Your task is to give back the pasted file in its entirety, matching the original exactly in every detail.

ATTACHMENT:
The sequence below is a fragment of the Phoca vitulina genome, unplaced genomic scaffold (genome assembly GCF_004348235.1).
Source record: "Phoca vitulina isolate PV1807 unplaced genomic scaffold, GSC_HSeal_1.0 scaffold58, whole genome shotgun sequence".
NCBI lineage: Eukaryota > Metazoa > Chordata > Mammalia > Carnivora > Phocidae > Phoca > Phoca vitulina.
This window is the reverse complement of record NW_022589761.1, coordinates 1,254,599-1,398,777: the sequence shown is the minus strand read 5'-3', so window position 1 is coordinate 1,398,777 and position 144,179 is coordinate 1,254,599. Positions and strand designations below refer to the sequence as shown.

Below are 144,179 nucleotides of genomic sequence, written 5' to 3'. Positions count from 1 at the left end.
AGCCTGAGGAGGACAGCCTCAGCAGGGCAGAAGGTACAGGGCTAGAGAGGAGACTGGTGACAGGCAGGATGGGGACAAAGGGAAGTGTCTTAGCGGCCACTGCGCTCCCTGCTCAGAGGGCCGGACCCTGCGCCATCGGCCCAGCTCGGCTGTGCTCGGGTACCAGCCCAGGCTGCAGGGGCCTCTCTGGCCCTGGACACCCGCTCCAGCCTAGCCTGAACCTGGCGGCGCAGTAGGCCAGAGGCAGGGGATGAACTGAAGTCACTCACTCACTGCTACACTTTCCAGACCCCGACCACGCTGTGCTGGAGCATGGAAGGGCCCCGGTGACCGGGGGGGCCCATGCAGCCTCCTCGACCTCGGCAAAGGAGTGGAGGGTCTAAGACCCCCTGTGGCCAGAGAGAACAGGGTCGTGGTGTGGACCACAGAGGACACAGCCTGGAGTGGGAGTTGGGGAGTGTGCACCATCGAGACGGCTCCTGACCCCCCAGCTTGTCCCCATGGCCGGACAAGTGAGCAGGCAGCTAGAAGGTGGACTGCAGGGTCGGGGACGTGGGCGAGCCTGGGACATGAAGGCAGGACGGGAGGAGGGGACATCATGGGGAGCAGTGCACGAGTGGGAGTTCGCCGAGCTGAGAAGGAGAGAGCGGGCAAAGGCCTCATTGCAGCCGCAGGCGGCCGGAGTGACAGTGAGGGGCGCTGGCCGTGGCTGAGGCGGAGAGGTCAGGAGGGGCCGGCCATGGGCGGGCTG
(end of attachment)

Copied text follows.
The sequence below is a fragment of the Phoca vitulina genome, unplaced genomic scaffold (genome assembly GCF_004348235.1).
Source record: "Phoca vitulina isolate PV1807 unplaced genomic scaffold, GSC_HSeal_1.0 scaffold58, whole genome shotgun sequence".
NCBI lineage: Eukaryota > Metazoa > Chordata > Mammalia > Carnivora > Phocidae > Phoca > Phoca vitulina.
This window is the reverse complement of record NW_022589761.1, coordinates 1,254,599-1,398,777: the sequence shown is the minus strand read 5'-3', so window position 1 is coordinate 1,398,777 and position 144,179 is coordinate 1,254,599. Positions and strand designations below refer to the sequence as shown.

Below are 144,179 nucleotides of genomic sequence, written 5' to 3'. Positions count from 1 at the left end.
AGCCTGAGGAGGACAGCCTCAGCAGGGCAGAAGGTACAGGGCTAGAGAGGAGACTGGTGACAGGCAGGATGGGGACAAAGGGAAGTGTCTTAGCGGCCACTGCGCTCCCTGCTCAGAGGGCCGGACCCTGCGCCATCGGCCCAGCTCGGCTGTGCTCGGGTACCAGCCCAGGCTGCAGGGGCCTCTCTGGCCCTGGACACCCGCTCCAGCCTAGCCTGAACCTGGCGGCGCAGTAGGCCAGAGGCAGGGGATGAACTGAAGTCACTCACTCACTGCTACACTTTCCAGACCCCGACCACGCTGTGCTGGAGCATGGAAGGGCCCCGGTGACCGGGGGGGCCCATGCAGCCTCCTCGACCTCGGCAAAGGAGTGGAGGGTCTAAGACCCCCTGTGGCCAGAGAGAACAGGGTCGTGGTGTGGACCACAGAGGACACAGCCTGGAGTGGGAGTTGGGGAGTGTGCACCATCGAGACGGCTCCTGACCCCCCAGCTTGTCCCCATGGCCGGACAAGTGAGCAGGCAGCTAGAAGGTGGACTGCAGGGTCGGGGACGTGGGCGAGCCTGGGACATGAAGGCAGGACGGGAGGAGGGGACATCATGGGGAGCAGTGCACGAGTGGGAGTTCGCCGAGCTGAGAAGGAGAGAGCGGGCAAAGGCCTCATTGCAGCCGCAGGCGGCCGGAGTGACAGTGAGGGGCGCTGGCCGTGGCTGAGGCGGAGAGGTCAGGAGGGGCCGGCCATGGGCGGGCTG